I put my arms up and asked for whatever was right to happen and Jim did the same. And I totally lost my identity. I didn’t know who I was, I was not an advertising man, I was not Fakir, I was not Roland, I was not a white person, I wasn’t even a human being. I was the wind, I was the earth, I was all kinds of things. All of a sudden, after thirty minutes the clouds parted and the sun came out. All afternoon the it shone down on this spot and we went down and did our Sun Dance - and got a sunburn! (laughter)

Rebecca: How did your guru influence your ideas on life?

Fakir: It got more and more clear as time went by and every time I have an experience and work with others who’ve had similar experiences it gets clearer in conscious understanding. My guru explained it. I didn’t understand hardly anything he taught me over a very compressed period of time. He said, ”don’t worry about it, it’s stuck in your consciousness and little by little the answers will be revealed and you will say, oh, that’s what Arthur meant.” And that’s what’s happened to me for years and years and it’s still happening now.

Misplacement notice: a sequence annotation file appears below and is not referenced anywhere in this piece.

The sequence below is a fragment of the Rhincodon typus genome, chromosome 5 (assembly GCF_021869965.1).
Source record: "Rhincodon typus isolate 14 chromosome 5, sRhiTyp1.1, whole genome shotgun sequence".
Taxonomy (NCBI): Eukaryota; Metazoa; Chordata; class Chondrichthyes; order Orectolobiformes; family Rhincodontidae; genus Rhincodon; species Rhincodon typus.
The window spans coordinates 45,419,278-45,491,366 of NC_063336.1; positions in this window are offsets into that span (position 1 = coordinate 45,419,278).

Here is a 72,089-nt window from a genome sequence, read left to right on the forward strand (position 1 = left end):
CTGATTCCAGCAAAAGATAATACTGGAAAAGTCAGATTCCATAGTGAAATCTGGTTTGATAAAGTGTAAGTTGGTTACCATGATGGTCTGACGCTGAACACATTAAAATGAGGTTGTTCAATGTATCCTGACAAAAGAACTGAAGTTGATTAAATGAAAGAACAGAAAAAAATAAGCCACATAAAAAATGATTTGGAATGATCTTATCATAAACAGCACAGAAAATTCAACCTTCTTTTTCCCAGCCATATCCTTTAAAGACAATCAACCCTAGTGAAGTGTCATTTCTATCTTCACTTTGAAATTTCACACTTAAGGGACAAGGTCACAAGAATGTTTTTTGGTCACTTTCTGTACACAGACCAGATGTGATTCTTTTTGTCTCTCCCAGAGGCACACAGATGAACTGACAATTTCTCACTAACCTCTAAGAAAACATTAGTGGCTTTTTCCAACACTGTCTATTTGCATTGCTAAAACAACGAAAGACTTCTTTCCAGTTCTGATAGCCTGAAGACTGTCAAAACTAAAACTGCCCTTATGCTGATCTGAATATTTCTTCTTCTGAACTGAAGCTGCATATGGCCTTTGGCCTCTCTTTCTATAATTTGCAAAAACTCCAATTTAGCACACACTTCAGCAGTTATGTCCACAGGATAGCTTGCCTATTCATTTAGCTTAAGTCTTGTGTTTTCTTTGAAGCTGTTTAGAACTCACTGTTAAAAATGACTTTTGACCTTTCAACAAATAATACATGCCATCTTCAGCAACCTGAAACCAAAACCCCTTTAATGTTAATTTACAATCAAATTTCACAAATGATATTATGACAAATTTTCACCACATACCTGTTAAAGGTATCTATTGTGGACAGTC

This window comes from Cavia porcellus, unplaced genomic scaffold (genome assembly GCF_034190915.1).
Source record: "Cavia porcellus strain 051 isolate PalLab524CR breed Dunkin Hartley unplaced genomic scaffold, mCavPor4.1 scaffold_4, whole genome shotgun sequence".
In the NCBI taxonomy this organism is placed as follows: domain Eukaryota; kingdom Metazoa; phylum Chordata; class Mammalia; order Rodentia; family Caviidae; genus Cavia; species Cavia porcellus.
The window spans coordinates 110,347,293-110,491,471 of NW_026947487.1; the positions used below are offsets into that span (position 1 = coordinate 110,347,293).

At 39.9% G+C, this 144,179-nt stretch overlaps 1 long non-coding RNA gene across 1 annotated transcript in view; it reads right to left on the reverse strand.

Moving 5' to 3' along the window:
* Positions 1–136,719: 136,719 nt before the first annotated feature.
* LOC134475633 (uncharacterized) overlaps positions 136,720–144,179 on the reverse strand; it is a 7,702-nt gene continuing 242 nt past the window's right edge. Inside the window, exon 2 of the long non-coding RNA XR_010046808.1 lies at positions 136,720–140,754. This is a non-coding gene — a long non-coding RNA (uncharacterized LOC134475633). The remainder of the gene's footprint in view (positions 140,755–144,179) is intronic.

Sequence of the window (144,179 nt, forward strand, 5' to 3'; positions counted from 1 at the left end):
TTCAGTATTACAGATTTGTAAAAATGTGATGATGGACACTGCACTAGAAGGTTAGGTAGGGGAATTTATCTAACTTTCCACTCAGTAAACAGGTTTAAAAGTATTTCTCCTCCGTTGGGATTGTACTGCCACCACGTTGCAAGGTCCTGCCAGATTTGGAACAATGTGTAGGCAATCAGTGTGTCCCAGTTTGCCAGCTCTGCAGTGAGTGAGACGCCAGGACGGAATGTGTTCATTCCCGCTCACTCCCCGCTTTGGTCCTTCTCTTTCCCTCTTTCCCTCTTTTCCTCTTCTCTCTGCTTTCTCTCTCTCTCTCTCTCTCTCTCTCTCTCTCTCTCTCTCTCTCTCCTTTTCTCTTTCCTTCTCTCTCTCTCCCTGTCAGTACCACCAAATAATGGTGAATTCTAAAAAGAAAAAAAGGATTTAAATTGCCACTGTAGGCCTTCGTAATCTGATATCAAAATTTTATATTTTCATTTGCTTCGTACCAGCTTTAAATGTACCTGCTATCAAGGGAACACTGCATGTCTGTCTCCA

First, he sat out in the Mojave desert for seven years in a shack, every day asking, ”Who am I?” Then he was a merchant seaman and would occasionally jump ship and travel in places like India. He studied everything and practiced everything and he passed all of this on to me including a huge library of books from Gurdjieff to Madame Blavatsky. Tantra, tarot, astrology - he dabbled in it all. But his whole purpose was to find out not what was different between all these beliefs, but what was the same.Rebecca: How did he become your guru?
Fakir: I wanted to do graduate work in technical theater and drama and I was encouraged by a friend to go to San Francisco. I was looking for somewhere to live and I had a list of places. I got totally lost in the fog on a street one block long that you couldn’t find in broad daylight if you were looking for it! I checked the list to see if one of the houses was on this street and it was.